Expulsion point

You may remember this from a couple of summers ago. The original has gone 404, so the link comes back here:

When I first began working here, only one of the four writers in my department consistently used the serial comma. The other three would accept my edits when I imposed it onto their writing, but they kept sending me drafts in which it was omitted.

So I decided to make evangelizing the serial comma my personal mission. I explained to them why the serial comma was the superior choice for clarity. I wrote the classic “To my parents, Ayn Rand and God” example on their whiteboards to demonstrate why omitting it was confusing. I complained about how I can’t tell how many items are in a list if I’m unfamiliar with the terms and they don’t use the serial comma.

The serial comma was also referred to as the “Oxford comma,” but even Oxford is disowning it:

As a general rule, do not use the serial/Oxford comma: so write ‘a, b and c’ not ‘a, b, and c’. But when a comma would assist in the meaning of the sentence or helps to resolve ambiguity, it can be used — especially where one of the items in the list is already joined by ‘and’: They had a choice between croissants, bacon and eggs, and muesli.

I suppose it’s better than Spam, egg, sausage and Spam.

The following dialogue took place on the original poster’s Facebook page:

O.P.:  They can have my Oxford/serial comma when they pry it from my cold, dead hands.

Wiseguy (not I):  You mean cold, dead, hands?

O.P.:  No, it would have to be something like cold, dead, and pedantic hands.

Holy position reversal, Batmanglij!

(Vampire Weekend’s original commentary on the subject.)





10 comments

  1. fillyjonk »

    1 July 2011 · 9:29 am

    Someone I follow on Twitter noted that they could take her Oxford comma when they pried them from her cold, dead, and clenched hands.

    I’ve used a similar example to the one you gave, only I substituted “Marilyn Manson,” for “God,” because (a) I forgot where I read the original and what it said exactly and (b) “I thank my parents, Ayn Rand and Marilyn Manson” seemed appropriately ridiculous and surreal.

    I will continue to use the Oxford comma except in places where someone expressly tells me I cannot (Journal editors can be SO picky.)

  2. stixx23 »

    1 July 2011 · 10:21 am

    I’m anti-serial comma and pro-two spaces after a period.

  3. CGHill »

    1 July 2011 · 10:45 am

    HTML has issues with the latter practice.

  4. fillyjonk »

    1 July 2011 · 11:42 am

    It took me a long time to adapt to not leaving two spaces after the end-of-sentence punctuation, but that seems to be something journal editors REALLY frown on.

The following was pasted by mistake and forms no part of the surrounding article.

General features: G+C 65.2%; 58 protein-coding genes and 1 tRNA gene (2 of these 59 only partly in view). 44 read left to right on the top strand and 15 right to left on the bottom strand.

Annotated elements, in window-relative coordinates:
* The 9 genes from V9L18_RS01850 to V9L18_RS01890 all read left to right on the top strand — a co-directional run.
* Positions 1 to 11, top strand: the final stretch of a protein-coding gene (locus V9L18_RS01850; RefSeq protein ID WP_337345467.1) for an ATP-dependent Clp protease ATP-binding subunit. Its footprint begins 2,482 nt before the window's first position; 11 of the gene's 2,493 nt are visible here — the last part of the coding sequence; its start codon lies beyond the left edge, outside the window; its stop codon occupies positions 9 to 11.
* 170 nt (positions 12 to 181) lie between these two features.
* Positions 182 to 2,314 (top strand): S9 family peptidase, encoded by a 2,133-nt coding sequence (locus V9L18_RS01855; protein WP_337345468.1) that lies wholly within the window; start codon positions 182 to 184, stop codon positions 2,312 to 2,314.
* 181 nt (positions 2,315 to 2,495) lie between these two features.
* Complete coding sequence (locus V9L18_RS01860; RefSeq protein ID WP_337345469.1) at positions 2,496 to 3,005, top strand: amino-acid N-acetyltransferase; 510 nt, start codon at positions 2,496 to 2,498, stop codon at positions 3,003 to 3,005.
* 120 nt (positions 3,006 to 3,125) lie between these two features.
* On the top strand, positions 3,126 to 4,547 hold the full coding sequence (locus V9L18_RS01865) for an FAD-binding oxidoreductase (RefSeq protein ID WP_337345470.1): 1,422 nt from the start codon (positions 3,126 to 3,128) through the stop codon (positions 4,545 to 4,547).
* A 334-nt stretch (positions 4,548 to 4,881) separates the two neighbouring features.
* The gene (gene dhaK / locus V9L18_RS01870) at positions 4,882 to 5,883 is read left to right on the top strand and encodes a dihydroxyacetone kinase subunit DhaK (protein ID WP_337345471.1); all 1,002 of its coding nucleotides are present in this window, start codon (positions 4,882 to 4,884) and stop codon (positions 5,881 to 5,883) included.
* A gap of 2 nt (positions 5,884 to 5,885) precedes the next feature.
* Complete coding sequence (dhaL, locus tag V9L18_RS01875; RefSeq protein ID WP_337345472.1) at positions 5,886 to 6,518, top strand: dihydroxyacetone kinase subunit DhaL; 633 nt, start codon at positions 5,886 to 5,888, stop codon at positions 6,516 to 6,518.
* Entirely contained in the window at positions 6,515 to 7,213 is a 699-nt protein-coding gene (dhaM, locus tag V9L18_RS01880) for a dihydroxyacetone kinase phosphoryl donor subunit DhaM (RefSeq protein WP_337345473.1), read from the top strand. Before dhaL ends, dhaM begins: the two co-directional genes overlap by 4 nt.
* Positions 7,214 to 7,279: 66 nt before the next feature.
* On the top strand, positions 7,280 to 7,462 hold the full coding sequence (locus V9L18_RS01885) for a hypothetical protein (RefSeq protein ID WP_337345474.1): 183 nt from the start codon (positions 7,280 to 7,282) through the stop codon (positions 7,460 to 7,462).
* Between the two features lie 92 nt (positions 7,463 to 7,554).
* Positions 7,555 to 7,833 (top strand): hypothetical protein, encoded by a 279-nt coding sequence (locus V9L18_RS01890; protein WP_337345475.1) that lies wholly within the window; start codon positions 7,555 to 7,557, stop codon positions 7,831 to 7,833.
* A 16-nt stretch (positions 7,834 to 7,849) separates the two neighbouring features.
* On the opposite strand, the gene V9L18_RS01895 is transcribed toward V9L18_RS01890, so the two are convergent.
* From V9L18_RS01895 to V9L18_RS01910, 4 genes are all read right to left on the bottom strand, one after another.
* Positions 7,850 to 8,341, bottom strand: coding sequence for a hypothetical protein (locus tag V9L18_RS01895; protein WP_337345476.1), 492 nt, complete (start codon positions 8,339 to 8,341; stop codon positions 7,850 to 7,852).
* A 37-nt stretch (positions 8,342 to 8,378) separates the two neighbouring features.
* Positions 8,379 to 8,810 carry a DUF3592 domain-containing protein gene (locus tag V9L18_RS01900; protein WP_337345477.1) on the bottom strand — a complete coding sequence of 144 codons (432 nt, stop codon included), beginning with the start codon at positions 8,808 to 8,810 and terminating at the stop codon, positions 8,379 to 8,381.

(I like writing. It’s the formatting I hate.)

  5. Nicole »

    1 July 2011 · 2:20 pm

    In the example given it makes sense to put in the serial comma.

    Personally, I do not like using the serial comma unless the additional clarity is needed. In my work we list materials quite frequently in paragraph format rather than in list format and I always remove the serial comma when I am entering or editing the notes. “At Contractor’s discretion woven wire fabric, dog spleens or horse glue may be used in place of reinforcing steel, pin stays and steel struts.” In a case like this, I don’t see the need for another comma. I don’t consider it wrong to use one, my OCD lil’ brain just prefers to not use one. :)

  6. CGHill »

    1 July 2011 · 2:32 pm

    For some reason, this called up a MechaHorrible vision: “Remember, pin stays, but steel struts.” Cut to image of strutting steel.

    Yes, I have been up too long. Why do you ask?

  7. McGehee »

    1 July 2011 · 4:07 pm

    I guess I’m a little situational — especially since I’ve been trying on late to eliminate superfluous comma usage.

    Then again, I’m posting this using Firefox for Linux on a computer that has neither Firefox nor Linux installed (the wonders of “cloud” computing!) simply because I wanted a way to edit OpenOffice files on my iPhone (which I’m not using to do this). So I should expect people to regard me as a bit odd…

  8. McGehee »

    1 July 2011 · 4:08 pm

    And I’ll blame the browser/OS oddity for my spelling “of” with an N.

  9. fillyjonk »

    3 July 2011 · 3:46 pm

    Charles, is “Steel” Leonardo di Caprio’s new nickname?

  10. CGHill »

    3 July 2011 · 4:03 pm

    I wouldn’t put it past him, so to speak.

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